North Carolina Wildlife Resources Commission

Cambarus (Hiaticambarus) chasmodactylus James 1966

Common Name: New River Crayfish

Classification:  Nongame Fish - Crustacean

                                                                                               

  

Additional Information


 

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National Range:"New River drainage system in northwestern North Carolina and Virginia, and the Blue Stone and Greenbrier basins in eastern West Virginia" (Hobbs Jr. 1989)

NC Physiographic Region(s): northwestern mountains

River Basin(s): New (New-Kanawha endemic)

Adult Habitat: "rocky streams" (Hobbs Jr. 1989); "preferred habitat is under and between rocks in unsilted, cool, swiftly moving streams with rocky riffle areas away from the shore, often in larger, turbulent streams" (NHP ICAS 1999); clear lotic systems; rivers and large streams; under rocks (larger crayfish under larger rocks) or in leaf litter in deeper pools

Reproductive Season: fall through spring (like C. longulus) (?)

Species associates: C. bartonii, C. robustus, O.cristavarius, others (like C (C.) sp. A)?

Conservation status: placed on North Carolina Watch List (W.F. Adams and J.E. Cooper in Clamp 1999); considered by Taylor et al. (1996) to be currently stable throughout its range

Identification references: Hobbs Jr. 1989, Hobbs Jr. 1991, Jezerinac et al. 1995

Taxonomic Description:

  • body shape: dorsoventrally flattened; very large animal
  • coloration:  smooth (vs. mottled) coloring; basic coloration in shades of tan, brown, and orange with highlights in various shades of green, turquoise, blue, yellow and red; underside cream; dark blue or black band straddling cervical groove; rostral margins red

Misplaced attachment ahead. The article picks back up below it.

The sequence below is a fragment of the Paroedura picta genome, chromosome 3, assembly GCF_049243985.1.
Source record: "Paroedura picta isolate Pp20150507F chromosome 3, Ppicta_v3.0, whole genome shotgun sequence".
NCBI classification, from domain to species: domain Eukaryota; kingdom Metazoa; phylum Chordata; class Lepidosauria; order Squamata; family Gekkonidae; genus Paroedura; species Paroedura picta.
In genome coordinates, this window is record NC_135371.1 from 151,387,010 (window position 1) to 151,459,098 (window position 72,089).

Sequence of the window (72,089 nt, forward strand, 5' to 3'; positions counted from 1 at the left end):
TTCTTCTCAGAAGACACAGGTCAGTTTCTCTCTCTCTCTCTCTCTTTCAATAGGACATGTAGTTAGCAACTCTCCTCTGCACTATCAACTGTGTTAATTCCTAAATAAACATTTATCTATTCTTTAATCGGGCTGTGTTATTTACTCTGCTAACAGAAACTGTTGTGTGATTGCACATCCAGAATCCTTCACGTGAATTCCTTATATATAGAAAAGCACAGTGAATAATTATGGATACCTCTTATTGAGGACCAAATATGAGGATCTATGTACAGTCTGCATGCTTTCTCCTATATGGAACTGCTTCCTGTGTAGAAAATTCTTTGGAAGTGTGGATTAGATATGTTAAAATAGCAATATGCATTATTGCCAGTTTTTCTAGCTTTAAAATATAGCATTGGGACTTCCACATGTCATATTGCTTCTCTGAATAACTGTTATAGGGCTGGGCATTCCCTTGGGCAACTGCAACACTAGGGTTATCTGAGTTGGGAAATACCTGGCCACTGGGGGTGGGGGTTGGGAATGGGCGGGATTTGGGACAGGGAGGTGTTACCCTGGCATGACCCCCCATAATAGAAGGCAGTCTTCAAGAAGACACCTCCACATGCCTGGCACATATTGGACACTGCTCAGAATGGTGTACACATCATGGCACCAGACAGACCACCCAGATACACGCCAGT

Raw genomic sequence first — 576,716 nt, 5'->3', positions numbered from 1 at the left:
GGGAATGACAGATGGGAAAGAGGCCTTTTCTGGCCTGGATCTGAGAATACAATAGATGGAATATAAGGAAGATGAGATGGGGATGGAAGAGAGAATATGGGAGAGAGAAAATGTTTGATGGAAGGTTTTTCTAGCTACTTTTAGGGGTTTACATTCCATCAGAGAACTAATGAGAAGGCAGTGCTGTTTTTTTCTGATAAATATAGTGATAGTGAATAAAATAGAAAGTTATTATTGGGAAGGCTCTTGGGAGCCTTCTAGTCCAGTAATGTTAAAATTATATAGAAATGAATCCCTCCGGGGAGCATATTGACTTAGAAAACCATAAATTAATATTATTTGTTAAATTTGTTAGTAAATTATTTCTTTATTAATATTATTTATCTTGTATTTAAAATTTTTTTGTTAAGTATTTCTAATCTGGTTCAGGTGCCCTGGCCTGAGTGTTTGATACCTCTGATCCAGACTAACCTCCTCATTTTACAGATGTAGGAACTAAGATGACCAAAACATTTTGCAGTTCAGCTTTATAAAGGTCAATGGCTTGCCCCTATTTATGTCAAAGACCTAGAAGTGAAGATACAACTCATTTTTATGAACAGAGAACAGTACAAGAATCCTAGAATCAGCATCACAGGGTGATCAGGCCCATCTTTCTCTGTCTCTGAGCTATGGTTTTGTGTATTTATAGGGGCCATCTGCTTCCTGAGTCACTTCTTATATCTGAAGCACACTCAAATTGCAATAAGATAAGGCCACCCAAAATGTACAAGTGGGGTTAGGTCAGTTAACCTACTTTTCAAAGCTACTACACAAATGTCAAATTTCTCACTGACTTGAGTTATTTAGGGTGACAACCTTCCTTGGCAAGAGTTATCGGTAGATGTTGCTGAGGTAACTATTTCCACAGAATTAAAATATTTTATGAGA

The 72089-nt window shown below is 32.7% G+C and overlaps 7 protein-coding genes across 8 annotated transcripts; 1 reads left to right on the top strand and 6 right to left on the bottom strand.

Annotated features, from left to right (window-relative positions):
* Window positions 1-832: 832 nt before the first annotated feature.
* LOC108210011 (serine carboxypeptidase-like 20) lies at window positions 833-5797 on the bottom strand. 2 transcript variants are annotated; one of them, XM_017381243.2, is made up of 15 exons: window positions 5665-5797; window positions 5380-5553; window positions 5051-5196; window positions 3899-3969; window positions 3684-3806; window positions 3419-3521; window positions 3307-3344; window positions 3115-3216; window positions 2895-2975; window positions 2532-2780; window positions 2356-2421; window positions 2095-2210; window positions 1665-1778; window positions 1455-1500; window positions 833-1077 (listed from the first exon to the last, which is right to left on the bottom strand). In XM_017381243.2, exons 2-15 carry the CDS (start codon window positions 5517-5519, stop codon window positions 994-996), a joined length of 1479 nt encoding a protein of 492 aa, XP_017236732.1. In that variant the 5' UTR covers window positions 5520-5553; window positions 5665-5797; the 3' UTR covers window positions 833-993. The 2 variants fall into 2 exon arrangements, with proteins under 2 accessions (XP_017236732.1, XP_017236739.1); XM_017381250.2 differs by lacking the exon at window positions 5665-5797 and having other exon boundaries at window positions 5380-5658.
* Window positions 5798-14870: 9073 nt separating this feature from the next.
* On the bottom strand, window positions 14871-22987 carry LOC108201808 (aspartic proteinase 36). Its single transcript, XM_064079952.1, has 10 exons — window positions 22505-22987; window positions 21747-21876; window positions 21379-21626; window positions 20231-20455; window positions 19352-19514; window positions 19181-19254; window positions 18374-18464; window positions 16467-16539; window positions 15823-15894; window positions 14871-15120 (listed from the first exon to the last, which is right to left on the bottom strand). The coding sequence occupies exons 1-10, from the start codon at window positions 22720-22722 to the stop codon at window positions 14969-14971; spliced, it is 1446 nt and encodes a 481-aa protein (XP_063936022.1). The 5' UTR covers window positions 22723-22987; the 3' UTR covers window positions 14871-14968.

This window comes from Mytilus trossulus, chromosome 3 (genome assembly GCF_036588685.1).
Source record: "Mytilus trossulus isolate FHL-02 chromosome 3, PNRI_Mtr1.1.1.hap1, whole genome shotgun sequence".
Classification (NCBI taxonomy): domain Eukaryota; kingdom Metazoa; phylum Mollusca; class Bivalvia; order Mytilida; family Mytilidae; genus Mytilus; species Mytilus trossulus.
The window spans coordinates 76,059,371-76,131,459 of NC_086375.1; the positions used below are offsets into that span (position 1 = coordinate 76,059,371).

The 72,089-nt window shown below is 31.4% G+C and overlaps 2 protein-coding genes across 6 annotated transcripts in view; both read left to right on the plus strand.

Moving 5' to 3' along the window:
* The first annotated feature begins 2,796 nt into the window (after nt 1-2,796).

• spines: cervical spines or tubercles absent; branchiostegal spines absent (?); postorbital spines present
  • rostrum: swollen, concave margins; lacking marginal spines;smallish in size; somewhat concave or ladel-like; with corneous tubercle at apex
  • areola: medium-wide to wide; bearing approx. 10 punctations across narrowest part
  • chelae: smooth and very large with long fingers (longer than carapace in many cases); possessing large gape between fingers; absence of setae between fingers (or very sparse); with one row of tubercles alongmesial margin of palm; lacking dorsolongitudinal ridges (or poorly developed);dactyl length approx. 2.5 x the length of the palm
  • other characteristics: eyes well developed; suborbital angle obtuse or absent; smooth carapace
  • form I male gonopod:  central projection corneous, truncated,and with a subapical notch; mesial process inflated at base and tapering

Crayfish Regulations (PDF)

According to NC General Statue and NCWRC Regulation, it is unlawful to stock any fish (including shellfish and crustaceans) into public waters without a WRC permit.  It is also unlawful to transport, purchase, possess, or sell any live individuals of virile crayfish (Orconectes (Gremicambarus) virilis), rusty crayfish (Orconectes (Procericambarus) rusticus), Australian “red claw” crayfish (Cherax quadricarinatus) or other species of “giant” crayfish species.
Illustrations are reproduced with the permission of the Smithsonian Institution Press. We are grateful to them for allowing us to provide this useful information with the other materials provided herein. We also wish to recognize the tremendous contribution to crayfish biology by the author/artist, the late Horton H. Hobbs Jr.

The following illustration is reproduced from:
Hobbs Jr., H. H. 1989. An illustrated checklist of the American crayfishes (Decapoda: Astacidae, Cambaridae, and Parastacidae). Washington, D.C., Smithsonian Contributions to Zoology, Number 480:1-236.


        Credit NCWRC for all photos unless otherwise stated.